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Connacht Tribune

Looking like more league misery ahead of long-suffering Liverpool

John McIntyre

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Ardrahan's Shauna Healy who was honoured with the AIB Connacht Camogie Club Provincial Player of the Year Award at the Croke Park Hotel. Photo: David Fitzgerald /Sportsfile.

Inside Track with John McIntyre

IT’S hard to credit that a team might only lose one game in a 38-match league campaign and still not end up as champions, but that’s the agonising fate potentially ahead of Liverpool with only two rounds of the English Premiership remaining.

Under the passionate Jurgen Klopp, Liverpool have been a model of consistency since last Autumn, suffering only a lone defeat in their 36 league games to date, while their current points total of 91 would have been enough to win every title in the Premiership era bar last season.

And yet, their long-suffering supporters – aching for a first league title in almost three decades – know the Reds’ destiny is out of their own hands. Champions Manchester City may have suffered four league defeats, but have less draws on their results card than Liverpool.

It’s enough to give Pep Guardiola’s squad a one-point advantage as the Premiership reaches a climax. Manchester City face a home tie against in-form Leicester before rounding off their campaign against a Brighton team which looks as though it’s about to avoid the relegation noose after their battling weekend draw against Newcastle.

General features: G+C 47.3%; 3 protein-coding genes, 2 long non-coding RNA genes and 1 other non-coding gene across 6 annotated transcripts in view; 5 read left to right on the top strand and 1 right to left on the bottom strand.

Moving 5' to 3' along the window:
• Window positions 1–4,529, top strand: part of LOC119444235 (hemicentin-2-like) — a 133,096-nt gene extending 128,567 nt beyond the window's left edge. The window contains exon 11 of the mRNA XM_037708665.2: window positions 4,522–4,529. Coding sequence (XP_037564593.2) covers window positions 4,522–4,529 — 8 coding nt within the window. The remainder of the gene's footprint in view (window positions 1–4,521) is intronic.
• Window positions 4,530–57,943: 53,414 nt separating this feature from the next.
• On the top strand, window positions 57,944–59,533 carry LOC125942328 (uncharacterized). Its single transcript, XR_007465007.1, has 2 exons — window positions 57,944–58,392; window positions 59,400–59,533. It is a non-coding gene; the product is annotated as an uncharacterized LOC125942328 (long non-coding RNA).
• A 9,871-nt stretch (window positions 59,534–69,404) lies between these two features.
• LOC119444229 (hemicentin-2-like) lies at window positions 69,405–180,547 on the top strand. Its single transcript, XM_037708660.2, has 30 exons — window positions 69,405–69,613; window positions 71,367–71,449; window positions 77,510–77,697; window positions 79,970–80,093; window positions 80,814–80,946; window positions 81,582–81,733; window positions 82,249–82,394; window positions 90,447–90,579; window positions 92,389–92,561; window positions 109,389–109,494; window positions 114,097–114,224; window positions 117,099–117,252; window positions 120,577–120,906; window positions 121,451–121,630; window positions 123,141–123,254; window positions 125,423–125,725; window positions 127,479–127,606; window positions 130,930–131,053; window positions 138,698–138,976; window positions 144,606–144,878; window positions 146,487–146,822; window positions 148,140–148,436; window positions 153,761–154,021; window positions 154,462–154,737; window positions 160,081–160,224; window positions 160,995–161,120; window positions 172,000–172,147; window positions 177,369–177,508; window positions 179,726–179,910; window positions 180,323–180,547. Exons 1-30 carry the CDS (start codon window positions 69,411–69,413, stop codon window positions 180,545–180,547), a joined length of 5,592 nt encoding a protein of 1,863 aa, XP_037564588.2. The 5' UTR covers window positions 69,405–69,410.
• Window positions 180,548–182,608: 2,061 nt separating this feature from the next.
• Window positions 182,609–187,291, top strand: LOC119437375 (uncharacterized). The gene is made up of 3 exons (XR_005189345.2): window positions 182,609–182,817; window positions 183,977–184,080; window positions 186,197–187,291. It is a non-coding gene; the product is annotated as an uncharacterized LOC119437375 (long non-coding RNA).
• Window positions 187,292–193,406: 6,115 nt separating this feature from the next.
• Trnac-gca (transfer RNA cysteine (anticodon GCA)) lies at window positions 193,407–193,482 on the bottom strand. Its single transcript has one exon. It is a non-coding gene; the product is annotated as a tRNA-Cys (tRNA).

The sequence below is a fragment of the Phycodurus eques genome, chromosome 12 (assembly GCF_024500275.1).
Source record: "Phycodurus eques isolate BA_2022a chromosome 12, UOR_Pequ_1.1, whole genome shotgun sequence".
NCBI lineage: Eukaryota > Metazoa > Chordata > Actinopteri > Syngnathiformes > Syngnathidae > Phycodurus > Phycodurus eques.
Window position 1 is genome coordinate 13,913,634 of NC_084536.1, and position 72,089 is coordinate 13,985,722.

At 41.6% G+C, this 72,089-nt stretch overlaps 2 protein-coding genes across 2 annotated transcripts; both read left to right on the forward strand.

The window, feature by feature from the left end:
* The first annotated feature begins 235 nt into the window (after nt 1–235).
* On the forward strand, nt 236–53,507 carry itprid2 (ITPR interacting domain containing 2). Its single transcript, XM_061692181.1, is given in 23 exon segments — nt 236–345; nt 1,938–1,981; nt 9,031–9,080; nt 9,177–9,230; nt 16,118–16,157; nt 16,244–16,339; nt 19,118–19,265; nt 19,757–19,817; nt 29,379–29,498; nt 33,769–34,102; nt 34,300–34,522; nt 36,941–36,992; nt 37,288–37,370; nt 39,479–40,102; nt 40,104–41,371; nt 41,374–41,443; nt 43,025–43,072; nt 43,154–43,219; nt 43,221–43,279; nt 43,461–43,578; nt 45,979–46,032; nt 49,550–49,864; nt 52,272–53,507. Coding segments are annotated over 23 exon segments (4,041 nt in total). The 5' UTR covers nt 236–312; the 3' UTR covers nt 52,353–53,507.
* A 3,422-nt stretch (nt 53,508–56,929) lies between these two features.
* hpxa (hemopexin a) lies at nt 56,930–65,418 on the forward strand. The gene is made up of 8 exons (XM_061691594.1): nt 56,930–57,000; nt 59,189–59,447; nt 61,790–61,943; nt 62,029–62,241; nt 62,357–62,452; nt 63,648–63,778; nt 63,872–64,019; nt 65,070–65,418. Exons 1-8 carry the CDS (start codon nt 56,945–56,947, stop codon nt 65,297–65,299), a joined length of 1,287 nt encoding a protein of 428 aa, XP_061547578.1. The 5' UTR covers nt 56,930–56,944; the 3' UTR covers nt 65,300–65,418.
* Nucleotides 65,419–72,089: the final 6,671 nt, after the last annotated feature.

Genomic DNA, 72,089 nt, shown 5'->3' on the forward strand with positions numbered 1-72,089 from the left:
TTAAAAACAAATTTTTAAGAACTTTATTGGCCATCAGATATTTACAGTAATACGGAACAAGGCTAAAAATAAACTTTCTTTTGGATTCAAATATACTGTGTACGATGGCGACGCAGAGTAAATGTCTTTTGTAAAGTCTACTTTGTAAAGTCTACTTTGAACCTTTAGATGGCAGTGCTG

In fact, the Magpies are next up in an away fixture for Liverpool, with the Anfield men concluding their programme with a home tie against Wolves, the team which knocked them out of the FA Cup and has defied pre-season predictions by doing so well – currently seventh in the table – on their return to the top flight of cross-channel football.

Early last week, the maths were the same . . . Liverpool trailing Manchester City by a point, but the title holders faced two difficult games in five days. First up was the eagerly-awaited derby clash with Manchester Utd followed by a visit to Turf Moor where Burnley tend to prove obdurate opponents.

Liverpool fans would have been entitled to feel there was some prospect of Manchester City slipping up in one of those fixtures, but Sergio Aquero and company got the job done on each occasion as the club closes in on a fourth Premiership title. Win their last two games, it doesn’t matter what Liverpool do.

For more, read this week’s Connacht Tribune.

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Connacht Tribune

Galway to complete vaccine roll-out by end of the summer

Denise McNamara

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Ninety-five year old Margaret Kenny was first person to be administered the Covid-19 vaccination Practice Nurse Deirdre Furey at the Surgery Athenry.

On the first anniversary of Covid-19’s deadly arrival into Ireland, the head of the Saolta hospital group has predicted that all who want the vaccine will have received it by the end of the summer.

Tony Canavan, CEO of the seven public hospitals, told the Connacht Tribune that the HSE was planning to set up satellite centres from the main vaccination hub at the Galway Racecourse to vaccinate people on the islands and in the most rural parts of the county.

While locations have not yet been signed up, the HSE was looking at larger buildings with good access that could be used temporarily to carry out the vaccination programme over a short period.